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What do you do after starting Lululemon? Chip Wilson dives into his new venture Kit and Ace

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Images courtesy of Kit and Ace

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Images courtesy of Kit and Ace

 

What do you do after becoming a billionaire selling $100 yoga pants to women?  You sell a little less then 13.85% of the company for $845 million (leaving you with 13.85% worth almost $1.3 billion), walk away and start what you hope is the next big thing.

That is exactly what Chip Wilson, the 59 year old founder of Lululemon did the other week.  Wilson sold half his stake and resigned his seat on the board to focus his attention on the venture started by his wife and son.  Their new company Kit and Ace focuses on technical cashmere.  With t-shirts starting at $84 there is no question that this is luxury company through and through.  Wilson has invested $7 million in the new venture with plans to take on $300 million in debt that among other things will allow them to expand from the current 7 stores to 102 by 2018.  They expect to be doing $1 billion in sales within the next five years.

Wilson founded Lululemon in 1998 after selling snowboarding apparel company, Westbeach.  Popular in Japan, Westbeach had developed a fabric for long underwear that would form the basis for Luon, the source of those glute hugging yoga pants that women love and guys love to look at.  Having concluded that the letter L in a name convinced Japanese customers that a product was authentically American, he decided that his next venture would have three L’s in it.

Wilson, who had stepped into the background of Lululemon returned to the public scene when the too-shear yoga pants debacle hit.  His infamous video apologizing to the employees of Lululemon demonized him as an insensitive, uncaring jerk.  True or false, Wilson’s clashes with the board of directors did lead to drastic changes at the top of Lululemon’s corporate structure and a massive jump to its share price.  On more then one occasion he accused the company of not being progressive and had the offer of bringing the technical cashmere fabric to Lulu rebuffed.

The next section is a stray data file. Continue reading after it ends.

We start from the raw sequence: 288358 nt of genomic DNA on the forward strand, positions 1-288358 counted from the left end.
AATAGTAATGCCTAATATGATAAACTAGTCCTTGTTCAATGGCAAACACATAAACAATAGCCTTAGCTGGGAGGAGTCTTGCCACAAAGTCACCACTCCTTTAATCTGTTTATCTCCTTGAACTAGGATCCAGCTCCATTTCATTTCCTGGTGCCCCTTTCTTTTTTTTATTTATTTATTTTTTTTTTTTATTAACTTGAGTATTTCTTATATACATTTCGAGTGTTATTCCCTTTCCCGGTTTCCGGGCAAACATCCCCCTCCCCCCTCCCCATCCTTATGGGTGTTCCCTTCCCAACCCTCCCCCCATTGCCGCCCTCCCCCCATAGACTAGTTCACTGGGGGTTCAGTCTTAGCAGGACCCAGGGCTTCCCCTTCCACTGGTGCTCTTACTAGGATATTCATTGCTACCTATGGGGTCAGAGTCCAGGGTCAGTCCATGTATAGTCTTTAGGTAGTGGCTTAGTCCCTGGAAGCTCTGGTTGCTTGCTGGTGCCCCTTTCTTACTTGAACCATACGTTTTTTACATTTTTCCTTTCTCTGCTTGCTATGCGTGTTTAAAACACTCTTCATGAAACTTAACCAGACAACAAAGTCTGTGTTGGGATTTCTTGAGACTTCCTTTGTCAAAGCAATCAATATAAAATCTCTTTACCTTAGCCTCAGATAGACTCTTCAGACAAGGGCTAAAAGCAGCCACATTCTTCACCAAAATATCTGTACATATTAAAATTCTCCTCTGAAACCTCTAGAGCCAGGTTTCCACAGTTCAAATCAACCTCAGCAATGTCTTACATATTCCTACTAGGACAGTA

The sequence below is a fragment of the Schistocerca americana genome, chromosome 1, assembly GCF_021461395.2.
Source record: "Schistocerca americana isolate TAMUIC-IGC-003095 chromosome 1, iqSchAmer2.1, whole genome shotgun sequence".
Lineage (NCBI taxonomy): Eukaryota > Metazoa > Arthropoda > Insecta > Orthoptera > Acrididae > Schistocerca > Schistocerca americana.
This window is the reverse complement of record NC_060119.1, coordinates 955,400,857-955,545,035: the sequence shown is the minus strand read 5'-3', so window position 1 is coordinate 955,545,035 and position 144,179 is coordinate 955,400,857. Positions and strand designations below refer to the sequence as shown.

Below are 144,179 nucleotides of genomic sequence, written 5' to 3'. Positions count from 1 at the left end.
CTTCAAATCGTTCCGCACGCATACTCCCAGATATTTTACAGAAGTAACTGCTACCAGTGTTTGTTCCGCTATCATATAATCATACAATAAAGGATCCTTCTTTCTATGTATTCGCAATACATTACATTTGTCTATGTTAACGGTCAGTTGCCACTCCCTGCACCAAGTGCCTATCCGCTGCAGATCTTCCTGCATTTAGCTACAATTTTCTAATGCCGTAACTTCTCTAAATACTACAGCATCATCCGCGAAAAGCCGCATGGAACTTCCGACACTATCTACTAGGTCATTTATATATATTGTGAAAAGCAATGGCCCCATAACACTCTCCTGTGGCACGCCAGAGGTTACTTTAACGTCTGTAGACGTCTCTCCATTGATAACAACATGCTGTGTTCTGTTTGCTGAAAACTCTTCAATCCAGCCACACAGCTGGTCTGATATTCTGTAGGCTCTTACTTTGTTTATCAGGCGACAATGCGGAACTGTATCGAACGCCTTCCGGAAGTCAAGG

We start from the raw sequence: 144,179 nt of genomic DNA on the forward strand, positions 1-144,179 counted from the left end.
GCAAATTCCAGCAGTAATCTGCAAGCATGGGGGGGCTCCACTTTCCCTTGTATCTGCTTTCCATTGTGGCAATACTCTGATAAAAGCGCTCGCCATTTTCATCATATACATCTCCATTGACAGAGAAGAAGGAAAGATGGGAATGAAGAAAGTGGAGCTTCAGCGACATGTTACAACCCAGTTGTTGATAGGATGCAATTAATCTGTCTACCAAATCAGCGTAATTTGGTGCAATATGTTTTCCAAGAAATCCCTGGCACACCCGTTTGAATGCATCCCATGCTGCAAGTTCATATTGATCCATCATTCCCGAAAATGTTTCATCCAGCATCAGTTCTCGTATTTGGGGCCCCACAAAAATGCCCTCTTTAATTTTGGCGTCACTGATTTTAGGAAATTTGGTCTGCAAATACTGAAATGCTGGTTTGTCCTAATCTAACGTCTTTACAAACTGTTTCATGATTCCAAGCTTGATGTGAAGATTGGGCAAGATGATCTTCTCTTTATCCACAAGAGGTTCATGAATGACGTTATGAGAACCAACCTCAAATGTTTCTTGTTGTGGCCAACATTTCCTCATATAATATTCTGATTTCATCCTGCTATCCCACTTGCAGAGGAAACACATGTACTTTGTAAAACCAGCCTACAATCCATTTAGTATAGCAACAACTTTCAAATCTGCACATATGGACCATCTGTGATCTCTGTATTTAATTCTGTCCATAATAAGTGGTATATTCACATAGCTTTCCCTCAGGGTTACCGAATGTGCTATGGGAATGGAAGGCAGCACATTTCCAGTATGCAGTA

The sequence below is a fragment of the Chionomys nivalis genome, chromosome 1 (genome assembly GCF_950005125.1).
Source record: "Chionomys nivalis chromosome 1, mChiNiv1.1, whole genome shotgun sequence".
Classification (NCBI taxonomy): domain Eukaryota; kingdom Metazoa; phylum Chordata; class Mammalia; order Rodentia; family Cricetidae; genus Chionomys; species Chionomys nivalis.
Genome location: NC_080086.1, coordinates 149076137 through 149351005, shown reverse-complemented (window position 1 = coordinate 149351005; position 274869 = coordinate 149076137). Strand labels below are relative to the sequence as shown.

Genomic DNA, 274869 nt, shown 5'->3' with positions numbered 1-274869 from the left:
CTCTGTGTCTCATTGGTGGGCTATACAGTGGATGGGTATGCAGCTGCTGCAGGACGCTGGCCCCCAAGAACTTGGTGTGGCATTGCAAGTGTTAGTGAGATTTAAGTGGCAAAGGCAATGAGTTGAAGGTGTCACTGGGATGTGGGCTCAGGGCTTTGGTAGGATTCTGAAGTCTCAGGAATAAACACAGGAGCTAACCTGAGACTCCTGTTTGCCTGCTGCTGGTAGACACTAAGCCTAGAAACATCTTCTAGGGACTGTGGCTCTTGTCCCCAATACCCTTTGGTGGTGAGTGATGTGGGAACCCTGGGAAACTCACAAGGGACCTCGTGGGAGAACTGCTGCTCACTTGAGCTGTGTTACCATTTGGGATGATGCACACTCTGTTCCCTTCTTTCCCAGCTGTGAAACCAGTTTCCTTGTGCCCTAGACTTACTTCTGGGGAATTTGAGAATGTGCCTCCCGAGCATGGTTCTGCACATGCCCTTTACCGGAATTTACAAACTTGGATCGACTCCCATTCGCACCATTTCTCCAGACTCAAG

Who will get the last laugh?  Perhaps Wilson.  He did manage to convince the world to buy overpriced yoga pants.  You might not want to bet against him hitting gold twice.  For those of you on the Shortees side of life, I wouldn’t bet on any products being designed to fit those of us in the 5’8″ and under club but we will have to see.  If you have tried any of their clothes let us know.

For a fascinating look at Chip Wilson and his journey read Amy Wallace’s article in the New York Times Magazine here.

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Are There To Many Stores In The USA? Thousands Are Closing.

The New Rules of Retail – Competing in the World’s Toughest Marketplace / Via Palgrave Macmillan / Robin Lewis and Michael Dart / ICSC calculation from Cushman & Wakefield, KSA and other sources

The New Rules of Retail – Competing in the World’s Toughest Marketplace / Via Palgrave Macmillan / Robin Lewis and Michael Dart / ICSC calculation from Cushman & Wakefield, KSA and other sources

Not the dreaded winter of retail death.  No! Arghhhhhhh!

Ok so maybe it’s not that bad but it despite the uptick in the economy and the stock market surging, there has been a recent shake up in the retail fashion world.  And the source may be…..to many stores.

Noooooo. Don’t take away my favorite mall.

America has 7.5 billion square feet of retail space.  Since 1980 we have seen an increase of 3.3 billion square feet.  That comes to 20 square feet of shopping space for every single US resident, including all those high fashion consuming illegal residents.  The next closest country by retail space is the U.K. with a whopping 3 square feet per person, followed by France and Brazil at 2 and Germany at 1.  Yet another reason to be glad we aren’t German.

Go America, an extra, unnecessary 17 square feet of shopping space per person.  Who says we aren’t world leaders.

Oh and that number only includes gross leasable space, not freestanding retailers so the number is actually way bigger.